Freedom of expression is still being stifled and eroded across the world…
Novemeber 23 was the International Day to End Impunity, honoring those who have been killed for exercising their right to free speech.
In Egypt the thugs are out of control with several dozen people dead and hundreds wounded as the violence in Tahrir Square continues for all the world to see. Each outrage committed by the Egyptian military and police isdocumented on the Internet through social media.
In the United States the Occupy movement may not have a unified set of demands, but the protesters have found fresh unity and momentum against the thuggish manner in which police and other authorities have handled the protests. Abuses have been documented by citizen journalists as well as professionals who have in turn been getting arrested. After this pepper-spraying of demonstrators sitting on the pavement with locked arms at UC Davis in Northern California, netizens have created a website through which people are invited to upload mashups – like the image above – of the Davis policeman in question spraying various iconic targets. Meanwhile, the struggles for freedom and control of the Internet rage across the world.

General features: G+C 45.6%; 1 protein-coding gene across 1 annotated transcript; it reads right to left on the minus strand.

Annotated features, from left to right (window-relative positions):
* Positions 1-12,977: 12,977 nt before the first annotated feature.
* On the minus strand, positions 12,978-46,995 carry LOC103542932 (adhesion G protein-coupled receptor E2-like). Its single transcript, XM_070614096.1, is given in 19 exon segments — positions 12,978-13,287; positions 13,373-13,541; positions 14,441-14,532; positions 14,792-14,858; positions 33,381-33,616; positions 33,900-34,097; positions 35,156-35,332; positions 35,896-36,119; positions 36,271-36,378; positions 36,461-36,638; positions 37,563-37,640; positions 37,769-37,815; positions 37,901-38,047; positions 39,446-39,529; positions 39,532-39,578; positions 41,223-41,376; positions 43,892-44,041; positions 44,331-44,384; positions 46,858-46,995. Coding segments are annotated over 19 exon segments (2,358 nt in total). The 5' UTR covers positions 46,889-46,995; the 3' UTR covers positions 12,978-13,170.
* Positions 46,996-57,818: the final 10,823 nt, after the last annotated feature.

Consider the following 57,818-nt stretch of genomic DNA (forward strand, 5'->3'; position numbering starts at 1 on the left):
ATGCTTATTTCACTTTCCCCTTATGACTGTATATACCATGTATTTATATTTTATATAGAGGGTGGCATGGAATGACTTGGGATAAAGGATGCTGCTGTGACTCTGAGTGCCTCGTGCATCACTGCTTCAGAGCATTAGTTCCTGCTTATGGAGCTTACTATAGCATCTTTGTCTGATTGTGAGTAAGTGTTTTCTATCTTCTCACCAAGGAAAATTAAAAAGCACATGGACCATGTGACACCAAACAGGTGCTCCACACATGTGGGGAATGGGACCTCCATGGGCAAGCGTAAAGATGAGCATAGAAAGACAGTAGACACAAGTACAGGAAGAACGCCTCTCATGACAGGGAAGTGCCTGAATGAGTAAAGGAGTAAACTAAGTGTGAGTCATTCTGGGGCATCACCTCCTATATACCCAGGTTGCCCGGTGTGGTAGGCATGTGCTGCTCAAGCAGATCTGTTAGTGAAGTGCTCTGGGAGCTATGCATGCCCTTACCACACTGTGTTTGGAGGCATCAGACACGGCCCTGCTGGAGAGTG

The Wall Street Journal has obtained a trove of marketing materials for surveillance and hacking technologies from a secretive conference held recently in Washington DC. The journal claims to have received from conference attendees 200-plus marketing documents, spanning 36 companies, include hacking tools that enable governments to break into people’s computers and cellphones, and “massive intercept” gear that can gather all Internet communications in a country. They represent a multi-billion dollar global industry in technologies that are sold by Western companies to all sorts of governments around the world. Despite U.S. export controls, American technology, including Hewlett-Packard computers, has made its way to Syria among other countries where protestors and dissenters are being killed with impunity.
Engineers are reporting that China appears to be testing a new system for detecting and blocking encrypted internet connections, such as Virtual Private Networks (VPN’s), a common way of circumventing censorship. This appears to be part of a broader effort by the government toassert sovereignty over the domestic Internet, rein in foreign influence and keep Chinese netizens from getting too rebellious.
In Turkey, thousands of people protested this week against a new Internet filtering system that will block “inappropriate content” as well as “separatist propaganda.”
In Pakistan, Bytes for All reports that the Pakistan Telecommunications Agency issued a new directive to all cellular operators in the country “to enforce an SMS content filtering mechanisms to ban the use of 1695 so called offensive English and Urdu words.” The directive has been widely mocked by Pakistani netizens and authorities denied its existence to a Voice of America reporter.
Earlier this month the Sri Lankan government issued an order requiring all websites containing news about Sri Lanka to register with the government. Some major news websites were blocked the day after the announcement.
South Africa is cracking down on whistleblowers.